How to do well during one’s post-doctoral training
The Scientist has published some advice for training post-docs. More emphasis needs to be placed on what a career in science entails. Often, the key motivation in doing science is that experiments are fun. However, that isn’t doing science.
Being a scientist means: looking for gaps in existing literature, stringing together theses gaps to build a research program (i.e. grant proposal), write grant proposals, manage money, manage time, learn to interact with colleagues, build working relationships (or at least acquaint and introduce oneself) with researchers outside lab, expose oneself to science (be selective!), do the bench work, and analyze data.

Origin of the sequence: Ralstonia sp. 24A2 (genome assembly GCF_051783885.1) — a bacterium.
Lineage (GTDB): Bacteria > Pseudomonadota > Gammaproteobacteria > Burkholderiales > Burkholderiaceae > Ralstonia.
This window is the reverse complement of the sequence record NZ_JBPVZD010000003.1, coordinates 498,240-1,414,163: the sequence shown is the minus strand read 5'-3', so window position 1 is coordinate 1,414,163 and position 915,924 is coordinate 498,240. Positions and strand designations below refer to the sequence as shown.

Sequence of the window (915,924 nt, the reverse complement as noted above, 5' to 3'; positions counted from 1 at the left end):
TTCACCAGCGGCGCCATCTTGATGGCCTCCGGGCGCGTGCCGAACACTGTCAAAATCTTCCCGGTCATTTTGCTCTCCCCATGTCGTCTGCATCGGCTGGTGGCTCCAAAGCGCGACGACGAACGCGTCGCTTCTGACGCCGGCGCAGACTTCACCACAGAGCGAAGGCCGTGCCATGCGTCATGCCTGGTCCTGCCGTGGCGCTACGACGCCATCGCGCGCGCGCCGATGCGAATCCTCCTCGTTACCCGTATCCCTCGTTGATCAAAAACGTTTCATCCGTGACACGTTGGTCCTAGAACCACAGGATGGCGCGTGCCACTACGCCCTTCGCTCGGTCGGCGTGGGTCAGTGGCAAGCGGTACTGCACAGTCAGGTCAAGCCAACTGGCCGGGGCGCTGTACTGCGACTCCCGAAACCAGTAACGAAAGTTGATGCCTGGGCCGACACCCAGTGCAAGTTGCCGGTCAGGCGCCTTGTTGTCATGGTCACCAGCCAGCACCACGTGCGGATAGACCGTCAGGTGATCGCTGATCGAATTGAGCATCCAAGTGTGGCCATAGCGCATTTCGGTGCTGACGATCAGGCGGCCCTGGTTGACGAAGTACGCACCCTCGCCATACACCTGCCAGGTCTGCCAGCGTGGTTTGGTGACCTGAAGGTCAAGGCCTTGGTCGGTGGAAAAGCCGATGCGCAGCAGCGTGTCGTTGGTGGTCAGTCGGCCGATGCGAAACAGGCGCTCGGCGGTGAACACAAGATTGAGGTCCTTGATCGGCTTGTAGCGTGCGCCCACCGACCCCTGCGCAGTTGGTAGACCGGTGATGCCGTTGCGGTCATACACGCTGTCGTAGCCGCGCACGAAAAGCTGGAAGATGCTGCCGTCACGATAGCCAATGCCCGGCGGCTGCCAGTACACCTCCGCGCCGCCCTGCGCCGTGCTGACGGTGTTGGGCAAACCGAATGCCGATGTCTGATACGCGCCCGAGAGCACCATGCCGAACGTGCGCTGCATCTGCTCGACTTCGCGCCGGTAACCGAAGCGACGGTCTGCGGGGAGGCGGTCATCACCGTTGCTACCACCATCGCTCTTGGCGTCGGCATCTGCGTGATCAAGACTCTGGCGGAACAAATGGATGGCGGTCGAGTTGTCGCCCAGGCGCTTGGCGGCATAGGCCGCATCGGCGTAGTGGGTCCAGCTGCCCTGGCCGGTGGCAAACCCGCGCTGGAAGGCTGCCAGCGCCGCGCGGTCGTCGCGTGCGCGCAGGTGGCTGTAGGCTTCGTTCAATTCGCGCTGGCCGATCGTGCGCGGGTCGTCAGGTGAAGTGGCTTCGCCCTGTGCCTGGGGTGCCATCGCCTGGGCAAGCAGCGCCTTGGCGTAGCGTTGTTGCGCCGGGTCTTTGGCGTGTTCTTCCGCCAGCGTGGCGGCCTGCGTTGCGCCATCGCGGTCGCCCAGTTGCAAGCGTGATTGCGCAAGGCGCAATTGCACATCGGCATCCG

If you are a graduate student, then your job is to turn data into figures. Doing so will train you to think about how best to communicate a finding. I would argue that, even if you have an “n of 1”, you should start making the graphs, tables, curves, and so on. Have the framework in place to receive data.
This is the corollary to displaying your hypothesis in a prominent location and thinking if it needs to reworking.
Essentially, focus on telling people what you are doing, why, and what you have found so far.
In doing this, you will naturally look into literature to fill in gaps in your knowledge and also to find novel experiments to try.
This set of observations is not meant to be authoritative. It is simply something (new) for you to try if you haven’t already done so. If you want to add to this list, let me know. I can link back or just update this post.